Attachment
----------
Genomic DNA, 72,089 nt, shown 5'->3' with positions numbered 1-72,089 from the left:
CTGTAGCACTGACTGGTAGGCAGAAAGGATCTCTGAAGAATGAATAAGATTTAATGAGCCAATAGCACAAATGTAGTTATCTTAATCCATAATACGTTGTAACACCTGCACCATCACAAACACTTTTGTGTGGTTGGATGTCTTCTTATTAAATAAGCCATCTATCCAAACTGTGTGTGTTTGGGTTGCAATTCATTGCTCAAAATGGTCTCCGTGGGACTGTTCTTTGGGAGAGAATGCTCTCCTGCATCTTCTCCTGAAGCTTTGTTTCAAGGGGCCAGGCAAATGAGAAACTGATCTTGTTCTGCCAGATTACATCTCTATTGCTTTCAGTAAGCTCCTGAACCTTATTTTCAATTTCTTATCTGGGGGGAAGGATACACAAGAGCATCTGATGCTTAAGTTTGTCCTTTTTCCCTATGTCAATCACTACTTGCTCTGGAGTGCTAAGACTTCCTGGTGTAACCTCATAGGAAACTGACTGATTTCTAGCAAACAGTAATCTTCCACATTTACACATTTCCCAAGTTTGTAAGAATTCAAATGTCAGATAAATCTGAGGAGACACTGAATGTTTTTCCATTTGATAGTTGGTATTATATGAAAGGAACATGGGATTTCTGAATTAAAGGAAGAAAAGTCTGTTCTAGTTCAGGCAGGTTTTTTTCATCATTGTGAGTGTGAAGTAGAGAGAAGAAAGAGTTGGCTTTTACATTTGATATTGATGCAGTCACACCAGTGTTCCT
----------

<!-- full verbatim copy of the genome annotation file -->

Genomic DNA, 72,089 nt, shown 5'->3' with positions numbered 1-72,089 from the left:
CTGTAGCACTGACTGGTAGGCAGAAAGGATCTCTGAAGAATGAATAAGATTTAATGAGCCAATAGCACAAATGTAGTTATCTTAATCCATAATACGTTGTAACACCTGCACCATCACAAACACTTTTGTGTGGTTGGATGTCTTCTTATTAAATAAGCCATCTATCCAAACTGTGTGTGTTTGGGTTGCAATTCATTGCTCAAAATGGTCTCCGTGGGACTGTTCTTTGGGAGAGAATGCTCTCCTGCATCTTCTCCTGAAGCTTTGTTTCAAGGGGCCAGGCAAATGAGAAACTGATCTTGTTCTGCCAGATTACATCTCTATTGCTTTCAGTAAGCTCCTGAACCTTATTTTCAATTTCTTATCTGGGGGGAAGGATACACAAGAGCATCTGATGCTTAAGTTTGTCCTTTTTCCCTATGTCAATCACTACTTGCTCTGGAGTGCTAAGACTTCCTGGTGTAACCTCATAGGAAACTGACTGATTTCTAGCAAACAGTAATCTTCCACATTTACACATTTCCCAAGTTTGTAAGAATTCAAATGTCAGATAAATCTGAGGAGACACTGAATGTTTTTCCATTTGATAGTTGGTATTATATGAAAGGAACATGGGATTTCTGAATTAAAGGAAGAAAAGTCTGTTCTAGTTCAGGCAGGTTTTTTTCATCATTGTGAGTGTGAAGTAGAGAGAAGAAAGAGTTGGCTTTTACATTTGATATTGATGCAGTCACACCAGTGTTCCT